November 25, 2009

SDFF 2009 - Three more films


Martin Zandvliet - 2009
Nordisk Film 35mm film

Applause is primarily a showcase for actress Paprika Steen. The story of an actress names Thea, the film alternates between her life on stage and off. An alcoholic divorcee, Thea is struggling with sobriety, and proving herself worthy of being with her two elementary school aged sons. The boys live with their father, now married to a psychologist. Thea is currently performing in Edward Albee's Who's Afraid of Virginia Woolfas Martha, the alcoholic wife in a volatile relationship with her husband. There is an overlap between art and life that occasionally confuses Thea.

Even with her pre-show drinking, Thea remains in control on stage. Off stage, Thea finds herself constantly frustrated, if not angry, with other people who do not play the roles she imagines they should, including store clerk with no idea of what toys are appropriate for young boys, or a visiting stranger who imagines himself to be the lover that Thea is looking for. The film is somewhat roughly made, call it "Dogme Lite", with Thea finally emerging with a greater sense of self-realization.

john hickenlooper.jpg

'Hick" Tow
George Hickenlooper - 2009
Actual Reality Pictures

'Hick" Town is actually designed to be seen as a series of television episodes. What was presented as a work in progress, according to director George Hickenlooper. Aside from some obvious sound synchronization issues, I hope someone reverses the superimposed titles that mislabel Graham Nash and David Crosby (Are there actually people on this production who did not notice this goof or forget that Crosby is the chunky guy with the long hair?).

I was hoping for a documentary as entertaining as Hickenlooper's portrait of legendary disc jockey, Rodney Bingenheimer, The Mayor of Sunset Strip. In his own way, Denver mayor John Hickenlooper, George's cousin, is almost as endearing. Not only does the mayor love his city, but he has a genuine love and concern for the citizens, even when their interests may not be his own. The six episodes comprising this film have frequent repetitions in the formatting, and by the third time John Hickenlooper compares running a city to running a restaurant, the television format gets tiresome.

Filmed during the days preceding and during the Democratic convention of 2008, George Hickenlooper's film offers some of the same events as A.J. Schnack's Convention from a different perspective. Perhaps George Hickenlooper's film plays better in segments on a small screen, but I could not imagine this film generating much more than local interest.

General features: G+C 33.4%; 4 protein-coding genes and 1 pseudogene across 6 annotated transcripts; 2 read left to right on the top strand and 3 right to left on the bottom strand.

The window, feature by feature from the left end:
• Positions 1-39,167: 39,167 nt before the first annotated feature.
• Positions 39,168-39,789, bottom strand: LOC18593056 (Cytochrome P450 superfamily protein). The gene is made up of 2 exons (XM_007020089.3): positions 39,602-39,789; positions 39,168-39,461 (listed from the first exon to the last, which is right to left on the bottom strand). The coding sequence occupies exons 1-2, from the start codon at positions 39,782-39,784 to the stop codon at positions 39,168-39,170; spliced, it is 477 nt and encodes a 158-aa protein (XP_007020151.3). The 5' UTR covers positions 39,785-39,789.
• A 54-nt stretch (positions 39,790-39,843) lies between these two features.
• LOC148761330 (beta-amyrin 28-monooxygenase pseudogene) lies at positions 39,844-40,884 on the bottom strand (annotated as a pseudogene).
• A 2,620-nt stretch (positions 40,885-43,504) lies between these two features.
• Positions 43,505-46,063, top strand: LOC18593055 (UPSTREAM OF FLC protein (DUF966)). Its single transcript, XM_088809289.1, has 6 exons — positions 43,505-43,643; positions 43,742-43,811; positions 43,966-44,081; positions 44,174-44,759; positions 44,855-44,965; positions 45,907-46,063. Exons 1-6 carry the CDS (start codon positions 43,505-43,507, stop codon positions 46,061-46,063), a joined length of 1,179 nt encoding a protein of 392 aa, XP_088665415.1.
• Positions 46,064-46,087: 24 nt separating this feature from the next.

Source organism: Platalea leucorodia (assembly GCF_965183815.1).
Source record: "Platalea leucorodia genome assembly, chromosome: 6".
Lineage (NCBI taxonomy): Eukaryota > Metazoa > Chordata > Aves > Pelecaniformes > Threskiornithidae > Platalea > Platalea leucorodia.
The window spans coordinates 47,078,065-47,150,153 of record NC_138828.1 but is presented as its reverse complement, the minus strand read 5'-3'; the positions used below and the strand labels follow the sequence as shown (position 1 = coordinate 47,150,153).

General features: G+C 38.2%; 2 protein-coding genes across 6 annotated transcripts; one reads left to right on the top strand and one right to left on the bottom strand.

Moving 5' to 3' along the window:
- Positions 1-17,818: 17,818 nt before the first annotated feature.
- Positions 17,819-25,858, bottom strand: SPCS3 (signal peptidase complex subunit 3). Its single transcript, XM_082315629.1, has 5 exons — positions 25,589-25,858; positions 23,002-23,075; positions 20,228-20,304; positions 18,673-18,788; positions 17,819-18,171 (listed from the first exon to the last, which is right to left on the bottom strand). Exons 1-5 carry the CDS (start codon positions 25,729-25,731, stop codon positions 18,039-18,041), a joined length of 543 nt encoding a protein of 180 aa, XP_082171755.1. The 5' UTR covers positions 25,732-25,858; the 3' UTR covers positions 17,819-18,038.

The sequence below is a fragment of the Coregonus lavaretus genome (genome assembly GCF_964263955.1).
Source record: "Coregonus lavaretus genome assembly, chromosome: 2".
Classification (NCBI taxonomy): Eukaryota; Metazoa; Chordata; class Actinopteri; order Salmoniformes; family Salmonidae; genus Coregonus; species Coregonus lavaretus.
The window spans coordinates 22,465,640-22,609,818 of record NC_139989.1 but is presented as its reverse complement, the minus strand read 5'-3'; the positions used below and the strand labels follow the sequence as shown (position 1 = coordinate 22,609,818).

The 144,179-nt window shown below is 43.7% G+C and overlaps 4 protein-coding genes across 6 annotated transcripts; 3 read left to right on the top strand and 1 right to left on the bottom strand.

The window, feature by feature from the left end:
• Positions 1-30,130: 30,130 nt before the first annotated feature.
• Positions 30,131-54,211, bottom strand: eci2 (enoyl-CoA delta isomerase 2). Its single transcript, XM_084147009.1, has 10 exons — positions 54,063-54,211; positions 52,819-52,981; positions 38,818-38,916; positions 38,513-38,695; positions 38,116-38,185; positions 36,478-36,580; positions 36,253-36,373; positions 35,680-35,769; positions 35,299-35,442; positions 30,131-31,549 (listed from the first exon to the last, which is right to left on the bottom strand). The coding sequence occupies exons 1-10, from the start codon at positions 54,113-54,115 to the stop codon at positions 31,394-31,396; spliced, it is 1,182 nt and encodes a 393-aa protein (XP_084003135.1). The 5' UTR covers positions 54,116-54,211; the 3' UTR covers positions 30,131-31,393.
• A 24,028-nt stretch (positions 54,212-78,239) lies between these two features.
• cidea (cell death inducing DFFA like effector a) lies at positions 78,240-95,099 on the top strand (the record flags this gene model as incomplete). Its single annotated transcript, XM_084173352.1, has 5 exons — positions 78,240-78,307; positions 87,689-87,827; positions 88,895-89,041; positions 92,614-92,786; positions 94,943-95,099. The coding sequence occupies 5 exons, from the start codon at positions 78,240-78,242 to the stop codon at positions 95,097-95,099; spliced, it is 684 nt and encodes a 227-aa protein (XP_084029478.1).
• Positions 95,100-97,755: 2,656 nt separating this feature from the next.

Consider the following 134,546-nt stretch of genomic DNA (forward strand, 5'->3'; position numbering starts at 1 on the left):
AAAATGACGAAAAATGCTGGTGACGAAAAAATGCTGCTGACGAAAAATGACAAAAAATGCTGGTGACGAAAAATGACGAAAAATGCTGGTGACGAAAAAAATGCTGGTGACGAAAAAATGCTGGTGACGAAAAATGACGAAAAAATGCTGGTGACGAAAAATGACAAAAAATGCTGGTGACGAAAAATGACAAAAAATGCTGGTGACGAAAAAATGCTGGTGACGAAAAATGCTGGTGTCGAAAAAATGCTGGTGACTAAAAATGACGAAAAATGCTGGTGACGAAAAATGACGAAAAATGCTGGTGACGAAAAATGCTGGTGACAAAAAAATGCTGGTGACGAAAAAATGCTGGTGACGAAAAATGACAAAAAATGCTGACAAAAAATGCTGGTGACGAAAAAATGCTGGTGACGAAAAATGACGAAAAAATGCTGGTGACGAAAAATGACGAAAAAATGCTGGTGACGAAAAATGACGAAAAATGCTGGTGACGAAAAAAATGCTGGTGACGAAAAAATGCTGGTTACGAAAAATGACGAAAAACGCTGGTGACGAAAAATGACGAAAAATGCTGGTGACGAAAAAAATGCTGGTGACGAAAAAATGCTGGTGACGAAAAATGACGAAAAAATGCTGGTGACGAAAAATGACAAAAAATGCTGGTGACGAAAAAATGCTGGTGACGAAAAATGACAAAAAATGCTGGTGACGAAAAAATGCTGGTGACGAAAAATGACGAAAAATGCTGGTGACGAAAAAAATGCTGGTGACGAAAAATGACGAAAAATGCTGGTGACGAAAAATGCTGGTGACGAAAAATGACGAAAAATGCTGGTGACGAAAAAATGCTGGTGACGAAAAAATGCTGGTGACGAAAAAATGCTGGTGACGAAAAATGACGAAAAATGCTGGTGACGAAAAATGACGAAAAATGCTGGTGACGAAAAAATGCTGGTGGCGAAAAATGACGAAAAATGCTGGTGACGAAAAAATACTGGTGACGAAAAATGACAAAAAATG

Yang Yang
Cheng Yu-chieh - 2009

I don't know the full extent of Ang Lee's involvement with Yang Yang, but I wish he told Cheng Yu-chieh and cinematographer Jake Pollock to get a tripod, or if they just had to shoot an entire feature with a hand held camera, use one with some kind of image stabilizing device. This Taiwanese coming of age story probably should not have been seen on the same day as Applause. In Cheng's film, a young woman of French and Taiwanese heritage, apparently abandoned by her father many years ago, is an actress in a film playing a young woman also half French and half Taiwanese, in search of her father. It's almost as if there a difficulty in imagining a story about women confronting their particular inner demons unless they happen to be artists. Instead of making the slender story more immediate or more "real", the shaky cam distracts from Yang Yang's virtues.

Yang yang is the intimate name of the high school girl who feels out of place. Her mother has married the man who is also her track coach. Her step sister is also a rival runner. Yang yang has a one night stand with Shawn, her step sister's boyfriend. Being Eurasian proves to be both a curse and an advantage. A talent scout convinces Yang yang that she can be a model. After perhaps deliberately sabotaging herself by taking steroids before a track meet, which causes her to be disqualified from running, Yang yang leaves home and puts herself in the hands of Ming-ren, the talent scout. As it turns out, Ming-ren actually is able to develop Yang yang as a model and actress, even though she still does things to undermine herself, such as refuse to learn French for a part. Ming-ren also acts as her protector at times. Sandrine Pinna won a Best Actress award at the Taipei Film Festival last June. I am sure that she will be heard from in the future, but I would hope to see her in a film where the filmmakers are confident enough in their story without resorting to distracting technique.

Posted by Peter Nellhaus at November 25, 2009 12:15 AM